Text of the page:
Well, it’s a hard thing to do, what you just said. Now, you want to talk about Brecker’s thing. To me, that’s one of the real challenges of playing his music, is that it’s so dense. I mean, that is the hardest music I could ever imagine playing. And that’s true on all three records of his that I’ve been on. He’s another guy who can really find ways of playing sort of straight lines through really complicated sets of changes. I would aspire to try to be at that same level. I mean, Brecker is one of the guys I really look up to, like Herbie is. Those two guys kind of remind me of each other in that respect, in that harmony becomes…it’s just not an issue because they’re so advanced harmonically. What I try to do is, I aspire to that level of harmonic wisdom, but I also really want to play things that even if you don’t know anything about the chords you could still kind of sing it. That’s kind of what I try to go for.
Do you look objectively at your records once you’re done with them, or do you just let them go and move on to the next project?
I just have to let them go and move on. I think everybody’s like that. You do your best and… For instance, the first record I made, Bright-Sized Life, which almost 25 years ago now…that record for me was just a horror at the time and for maybe ten years after it came out. I thought, “God, how could I have blown my first record that much?” Yet there were people who kept talking about how good that record was, and how it was a really nice record and all that sort of thing. I’d go, “Oh, people are just nuts, man!” Then about ten years afterwards I was somewhere, and I heard it, and I was like, “Well, that’s not so bad. Now, 25 years later, I listen to it and I think, “Man, I was 19 and Jaco was 20… We were onto something!” It’s something I would never have gotten for years after it. On the other hand, there’s records that at the time I made them I thought, “Ooh, that’s really good,” and now it’s like, “Whoa, what were we thinking?”
Tell me a bit about the arc of Imaginary Days. You mentioned that each record tells a complete story and set of circumstances unto itself.
I think that’s one of the better group records. And I’m only a couple of years away from it now, so what do I know? But it’s a record where I think we upped the ante on several levels in terms of what the group could be, sonically and in terms of the instrumentation, and also just in terms of the density of the writing. We kind of had an idea early on, which was to try to get this arc of a day. Even if that doesn’t come through in the music, it gave us a place to start and get our foot in the door, which sometimes is enough. The group’s thing… I think that a lot of people like the group for the sort of trip quotient, the way that we have these long pieces that really kind of develop over these 9- and 10-minute periods as opposed to just a little tune where everybody solos or something like that. We really try to write fairly elaborate environments for improvisation to live in. And it always does boil down to the improvising, but the settings are particular to the possibilities that are available to that band, with those people and the instruments that are available to us, and the way of making records that are available now. We try to address all those things, and tell a story about them.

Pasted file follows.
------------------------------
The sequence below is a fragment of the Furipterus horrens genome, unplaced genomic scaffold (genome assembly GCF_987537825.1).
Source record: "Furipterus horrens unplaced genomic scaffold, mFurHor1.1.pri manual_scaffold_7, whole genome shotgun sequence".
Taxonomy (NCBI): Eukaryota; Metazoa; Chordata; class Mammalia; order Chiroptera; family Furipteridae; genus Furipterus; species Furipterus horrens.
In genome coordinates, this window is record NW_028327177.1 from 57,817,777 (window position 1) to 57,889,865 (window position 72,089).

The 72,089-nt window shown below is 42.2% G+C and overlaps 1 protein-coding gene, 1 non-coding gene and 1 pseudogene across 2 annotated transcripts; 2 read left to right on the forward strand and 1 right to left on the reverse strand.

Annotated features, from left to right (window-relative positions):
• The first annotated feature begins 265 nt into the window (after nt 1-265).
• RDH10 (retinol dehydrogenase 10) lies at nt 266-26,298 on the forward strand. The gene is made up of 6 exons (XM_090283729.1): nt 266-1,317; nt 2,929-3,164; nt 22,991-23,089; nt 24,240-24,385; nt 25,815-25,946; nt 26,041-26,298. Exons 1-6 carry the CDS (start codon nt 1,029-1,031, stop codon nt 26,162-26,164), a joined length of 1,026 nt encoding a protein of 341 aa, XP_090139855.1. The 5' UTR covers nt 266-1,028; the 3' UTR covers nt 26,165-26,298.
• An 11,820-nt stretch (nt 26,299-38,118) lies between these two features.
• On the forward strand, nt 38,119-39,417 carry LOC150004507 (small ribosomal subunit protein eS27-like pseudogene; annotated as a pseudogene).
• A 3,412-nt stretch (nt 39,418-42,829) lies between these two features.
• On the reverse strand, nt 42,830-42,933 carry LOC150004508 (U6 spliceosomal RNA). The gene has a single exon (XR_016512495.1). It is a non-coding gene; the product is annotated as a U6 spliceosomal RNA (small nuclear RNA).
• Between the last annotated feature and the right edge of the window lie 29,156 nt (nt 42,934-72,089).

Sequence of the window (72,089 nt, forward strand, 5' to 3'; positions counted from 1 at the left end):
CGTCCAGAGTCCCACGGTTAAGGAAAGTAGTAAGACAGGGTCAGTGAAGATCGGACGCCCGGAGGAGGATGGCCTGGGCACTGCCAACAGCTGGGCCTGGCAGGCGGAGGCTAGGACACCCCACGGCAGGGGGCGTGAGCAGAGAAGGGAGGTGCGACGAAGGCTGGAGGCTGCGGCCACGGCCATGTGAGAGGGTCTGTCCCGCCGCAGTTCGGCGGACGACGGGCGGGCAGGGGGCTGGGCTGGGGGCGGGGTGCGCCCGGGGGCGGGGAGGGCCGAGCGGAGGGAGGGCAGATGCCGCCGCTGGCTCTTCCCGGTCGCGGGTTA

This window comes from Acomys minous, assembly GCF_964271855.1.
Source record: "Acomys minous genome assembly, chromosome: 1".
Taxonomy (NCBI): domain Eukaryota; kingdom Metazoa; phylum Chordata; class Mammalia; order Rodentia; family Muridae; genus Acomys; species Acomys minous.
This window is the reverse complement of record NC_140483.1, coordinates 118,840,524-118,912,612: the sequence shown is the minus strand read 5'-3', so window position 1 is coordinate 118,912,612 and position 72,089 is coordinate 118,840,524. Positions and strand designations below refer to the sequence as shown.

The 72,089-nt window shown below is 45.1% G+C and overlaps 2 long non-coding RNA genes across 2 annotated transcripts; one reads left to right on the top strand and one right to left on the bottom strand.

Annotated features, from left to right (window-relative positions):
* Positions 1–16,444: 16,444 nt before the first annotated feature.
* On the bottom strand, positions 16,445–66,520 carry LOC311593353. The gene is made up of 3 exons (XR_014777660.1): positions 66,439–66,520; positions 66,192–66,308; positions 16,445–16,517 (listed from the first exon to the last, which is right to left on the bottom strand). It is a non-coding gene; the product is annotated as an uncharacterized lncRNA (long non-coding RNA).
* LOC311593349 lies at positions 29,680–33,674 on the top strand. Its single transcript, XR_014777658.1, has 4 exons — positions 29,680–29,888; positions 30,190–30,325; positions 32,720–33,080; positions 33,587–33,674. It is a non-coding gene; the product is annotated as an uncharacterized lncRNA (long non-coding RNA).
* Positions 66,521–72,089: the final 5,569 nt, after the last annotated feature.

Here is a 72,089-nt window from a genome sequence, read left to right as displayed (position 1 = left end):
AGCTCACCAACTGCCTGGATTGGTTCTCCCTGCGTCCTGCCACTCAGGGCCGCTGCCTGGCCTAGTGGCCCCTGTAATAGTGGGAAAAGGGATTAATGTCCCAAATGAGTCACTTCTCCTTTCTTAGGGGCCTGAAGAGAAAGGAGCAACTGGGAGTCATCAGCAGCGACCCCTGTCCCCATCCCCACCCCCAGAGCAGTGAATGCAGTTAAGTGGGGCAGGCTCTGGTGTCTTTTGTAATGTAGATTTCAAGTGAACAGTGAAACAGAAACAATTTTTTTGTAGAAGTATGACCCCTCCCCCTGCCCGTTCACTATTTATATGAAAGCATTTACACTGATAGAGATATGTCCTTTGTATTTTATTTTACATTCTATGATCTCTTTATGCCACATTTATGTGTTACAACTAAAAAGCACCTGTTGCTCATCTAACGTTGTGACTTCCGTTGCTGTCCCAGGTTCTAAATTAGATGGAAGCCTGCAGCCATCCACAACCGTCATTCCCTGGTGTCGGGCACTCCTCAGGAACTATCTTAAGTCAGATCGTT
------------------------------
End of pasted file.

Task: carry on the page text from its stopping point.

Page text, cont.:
You’ve certainly always embraced technology wholeheartedly.
Well, to me, because I’m a guitar player and all that…
You had to plug in.
My first musical act was plugging it in. If you’re a guitar player, you have no choices, because the acoustic guitar really has, in my life, one true function, and that’s if I want to play a tune for my girlfriend sitting on the bed. Beyond that, there’s going to be a mike or an amp or a pickup or something like that, and if I want to play with a drummer there’s got to be. I’ve spent a fair amount of energy examining those details to try to be hopefully creative and hopefully musically responsible with what those things offer. And it’s exciting. It’s an exciting time to be a musician right now. I’m always a little bit puzzled by what appear to be creative musicians who, from what I can see, have their head in the sand as to what’s possible now, like preferring to just deal with the tried and true. I can dig that, too; it’s easier. But there’s some stuff that a lot of people could be doing now, and aren’t, because… I don’t know why they’re not. There are some cool things out there.
That’s a good segue to ask you about your duo with Jim Hall (Pat Metheny and Jim Hall). You’ve said that along with Wes Montgomery he’s the guitarist who had the biggest impact on you.